According to the National Museum of Forest Service History's biography of Girard written by Jud Moore, "The Forest Service borrowed Girard from ACM to help catch up on scaling for the sale. After scaling logs for three months, he accepted an appointment Feb. 1, 1908 as a 'forest guard.'"

Black credits Norton with convincing Girard to join the Forest Service. A forest guard's duties included scaling logs and marking timber. Girard had no experience marking timber for selective cutting and he found the Forest Service marking instructions difficult to follow. He decided to use common sense instead, marking mature and over-mature trees and leaving a good distribution of healthy immature trees.

Moore attests, "Forty years later, foresters and District Rangers cited it as an example of good selective harvest marking."

Girard replaced Norton as head forester on the Seeley Lake site in October 1909. When he took over, he instructed the timber sale bookkeeper to provide a daily report of how many men were working on the various logging activities: swamping (clearing brush around trees prior to cutting), felling (sawing trees), bucking (sawing logs into standard sizes), skidding (hauling logs from cut site to log landing) and road building. Using that information, he compiled a detailed cost report for Regional Forester F. A. Silcox.

In November 1911, after all the logs from the Seeley Lake sale had been driven to the mill and all the cleanup and paperwork was finished, Silcox proposed making Girard a logging engineer. Silcox defined the job duties as being capable of appraising timber quality, estimating logging costs and providing additional information that enables management personnel to arrive at a reasonable basic stumpage price.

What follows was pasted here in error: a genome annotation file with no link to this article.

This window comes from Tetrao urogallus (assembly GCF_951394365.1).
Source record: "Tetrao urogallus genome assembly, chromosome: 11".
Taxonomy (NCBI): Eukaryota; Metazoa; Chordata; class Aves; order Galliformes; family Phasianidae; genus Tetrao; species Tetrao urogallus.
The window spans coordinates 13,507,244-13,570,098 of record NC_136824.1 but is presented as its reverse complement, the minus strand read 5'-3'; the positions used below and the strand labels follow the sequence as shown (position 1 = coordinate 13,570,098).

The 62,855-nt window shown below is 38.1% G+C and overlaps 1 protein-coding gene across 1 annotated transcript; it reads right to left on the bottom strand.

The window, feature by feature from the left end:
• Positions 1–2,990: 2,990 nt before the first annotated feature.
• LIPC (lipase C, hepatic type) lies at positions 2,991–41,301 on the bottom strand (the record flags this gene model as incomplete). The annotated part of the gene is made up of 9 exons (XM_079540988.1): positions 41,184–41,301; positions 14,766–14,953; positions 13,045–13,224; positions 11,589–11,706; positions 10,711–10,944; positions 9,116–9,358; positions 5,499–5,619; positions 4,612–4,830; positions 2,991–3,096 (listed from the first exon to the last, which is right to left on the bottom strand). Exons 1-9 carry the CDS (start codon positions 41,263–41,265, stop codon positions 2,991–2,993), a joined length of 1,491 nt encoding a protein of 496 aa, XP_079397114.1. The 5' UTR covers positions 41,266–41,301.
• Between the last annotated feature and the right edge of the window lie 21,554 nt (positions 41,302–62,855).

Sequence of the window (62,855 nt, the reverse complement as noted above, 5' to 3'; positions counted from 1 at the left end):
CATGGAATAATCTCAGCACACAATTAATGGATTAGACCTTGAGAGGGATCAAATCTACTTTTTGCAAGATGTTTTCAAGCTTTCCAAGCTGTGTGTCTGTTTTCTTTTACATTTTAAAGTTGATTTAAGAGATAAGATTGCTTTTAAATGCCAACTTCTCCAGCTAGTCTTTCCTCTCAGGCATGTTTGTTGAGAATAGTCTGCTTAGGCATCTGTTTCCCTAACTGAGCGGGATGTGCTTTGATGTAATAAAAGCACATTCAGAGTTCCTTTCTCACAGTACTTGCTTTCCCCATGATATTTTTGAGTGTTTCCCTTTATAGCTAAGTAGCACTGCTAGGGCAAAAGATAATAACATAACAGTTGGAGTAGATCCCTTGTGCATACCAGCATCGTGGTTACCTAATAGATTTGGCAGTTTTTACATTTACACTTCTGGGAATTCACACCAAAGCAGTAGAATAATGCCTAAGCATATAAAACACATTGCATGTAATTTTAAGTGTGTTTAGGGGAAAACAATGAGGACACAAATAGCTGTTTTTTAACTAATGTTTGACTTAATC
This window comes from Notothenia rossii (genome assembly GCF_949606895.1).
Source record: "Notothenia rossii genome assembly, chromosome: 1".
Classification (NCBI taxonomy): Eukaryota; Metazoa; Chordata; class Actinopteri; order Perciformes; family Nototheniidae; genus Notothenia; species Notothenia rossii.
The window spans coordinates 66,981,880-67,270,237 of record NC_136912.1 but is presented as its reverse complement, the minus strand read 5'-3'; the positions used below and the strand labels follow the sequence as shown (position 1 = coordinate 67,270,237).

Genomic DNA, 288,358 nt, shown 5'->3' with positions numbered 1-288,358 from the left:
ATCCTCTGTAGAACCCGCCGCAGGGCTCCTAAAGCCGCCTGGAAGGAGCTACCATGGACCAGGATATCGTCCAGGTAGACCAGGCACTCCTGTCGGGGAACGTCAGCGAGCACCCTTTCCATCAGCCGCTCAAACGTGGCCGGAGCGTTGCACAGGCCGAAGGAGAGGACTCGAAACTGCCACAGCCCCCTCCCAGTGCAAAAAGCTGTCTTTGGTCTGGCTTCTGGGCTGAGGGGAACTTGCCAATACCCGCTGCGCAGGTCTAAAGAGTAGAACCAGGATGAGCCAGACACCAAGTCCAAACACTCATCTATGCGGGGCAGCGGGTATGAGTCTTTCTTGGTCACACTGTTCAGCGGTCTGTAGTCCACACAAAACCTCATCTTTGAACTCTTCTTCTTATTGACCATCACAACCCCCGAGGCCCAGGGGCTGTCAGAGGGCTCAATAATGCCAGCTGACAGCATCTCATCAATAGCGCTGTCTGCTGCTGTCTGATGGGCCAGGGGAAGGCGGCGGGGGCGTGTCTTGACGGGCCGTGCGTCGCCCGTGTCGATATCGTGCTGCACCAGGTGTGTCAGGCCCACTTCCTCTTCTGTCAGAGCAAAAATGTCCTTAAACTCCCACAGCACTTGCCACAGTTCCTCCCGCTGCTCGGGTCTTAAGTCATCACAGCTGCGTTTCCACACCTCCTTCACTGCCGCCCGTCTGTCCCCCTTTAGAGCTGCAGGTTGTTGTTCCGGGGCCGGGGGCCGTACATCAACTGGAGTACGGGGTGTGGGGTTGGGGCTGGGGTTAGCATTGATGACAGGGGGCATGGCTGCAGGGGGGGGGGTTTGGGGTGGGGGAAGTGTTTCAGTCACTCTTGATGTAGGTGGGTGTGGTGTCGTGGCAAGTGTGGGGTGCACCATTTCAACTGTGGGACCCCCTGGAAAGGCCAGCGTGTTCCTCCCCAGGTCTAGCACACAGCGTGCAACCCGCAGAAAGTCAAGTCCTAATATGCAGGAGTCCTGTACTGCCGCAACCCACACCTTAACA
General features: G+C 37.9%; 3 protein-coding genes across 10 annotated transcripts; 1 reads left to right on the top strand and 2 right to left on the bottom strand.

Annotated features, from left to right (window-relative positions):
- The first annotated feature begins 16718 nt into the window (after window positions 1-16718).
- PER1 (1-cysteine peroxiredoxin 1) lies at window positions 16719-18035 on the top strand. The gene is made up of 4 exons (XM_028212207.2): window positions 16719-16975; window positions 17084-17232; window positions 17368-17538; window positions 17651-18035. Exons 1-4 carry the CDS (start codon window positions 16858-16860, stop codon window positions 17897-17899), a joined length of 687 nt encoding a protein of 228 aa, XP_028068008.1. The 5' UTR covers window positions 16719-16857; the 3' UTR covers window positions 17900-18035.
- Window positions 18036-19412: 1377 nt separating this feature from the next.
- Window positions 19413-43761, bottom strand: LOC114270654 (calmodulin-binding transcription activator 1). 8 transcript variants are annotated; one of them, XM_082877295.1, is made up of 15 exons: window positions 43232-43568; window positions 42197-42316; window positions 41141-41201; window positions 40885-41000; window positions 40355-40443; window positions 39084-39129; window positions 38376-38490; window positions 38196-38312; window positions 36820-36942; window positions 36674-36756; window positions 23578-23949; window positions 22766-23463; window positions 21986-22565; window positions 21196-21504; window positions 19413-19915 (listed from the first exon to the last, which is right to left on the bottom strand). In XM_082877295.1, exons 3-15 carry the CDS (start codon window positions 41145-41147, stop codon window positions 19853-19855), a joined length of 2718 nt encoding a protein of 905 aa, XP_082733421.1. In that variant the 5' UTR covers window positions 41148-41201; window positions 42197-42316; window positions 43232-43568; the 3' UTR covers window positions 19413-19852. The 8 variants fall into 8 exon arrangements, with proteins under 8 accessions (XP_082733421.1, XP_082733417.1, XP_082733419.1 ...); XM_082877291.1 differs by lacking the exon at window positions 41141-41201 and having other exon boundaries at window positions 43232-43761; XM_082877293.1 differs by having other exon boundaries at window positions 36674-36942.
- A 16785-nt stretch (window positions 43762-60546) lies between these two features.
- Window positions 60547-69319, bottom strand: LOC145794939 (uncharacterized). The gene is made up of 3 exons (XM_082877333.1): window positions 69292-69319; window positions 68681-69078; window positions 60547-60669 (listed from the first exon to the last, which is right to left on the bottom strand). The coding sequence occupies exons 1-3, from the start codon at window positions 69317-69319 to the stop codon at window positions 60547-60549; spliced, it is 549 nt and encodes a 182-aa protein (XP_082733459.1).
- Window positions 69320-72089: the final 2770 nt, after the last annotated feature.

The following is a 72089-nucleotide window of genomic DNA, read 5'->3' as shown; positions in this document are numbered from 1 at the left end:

As Girard advanced in rank in the Forest Service, recognition of his expertise increased. In 1920 he was asked to rewrite the National Forest Stumpage Appraisal Manual. It quickly became known as "the appraisers Bible." In 1939 he and S.R. Gevorkiantz published "Timber Cruising." According to Moore it is still considered by many to be the best work in the field.

In 1930 Girard was assigned to the Forest Research branch of the department where he worked on a nationwide forest survey. The group's monumental task was to determine forest acreages and volumes of timber; rate of forest depletion resulting from timber cutting for commercial purposes, fire losses, insect losses etc .; rate at which depletion was being replaced by forest growth; timber requirements for all purposes, including lumber, timbers, pulpwood, ties, poles, special products and fuel wood. They were then to prepare an analysis and comprehensive report for each region and for the entire nation. Girard wrote instruction manuals, trained and checked on field personnel and prepared tables for different tree species.

Moore's bio reported, "It was apparent to Gerard that so many volume tables would be required that – if the old, slow, conventional Forest Service methods were used – the survey would not have been completed before the 'second coming.' He developed a quicker method for preparing volume tables. It was called the "Girard Form Class Taper."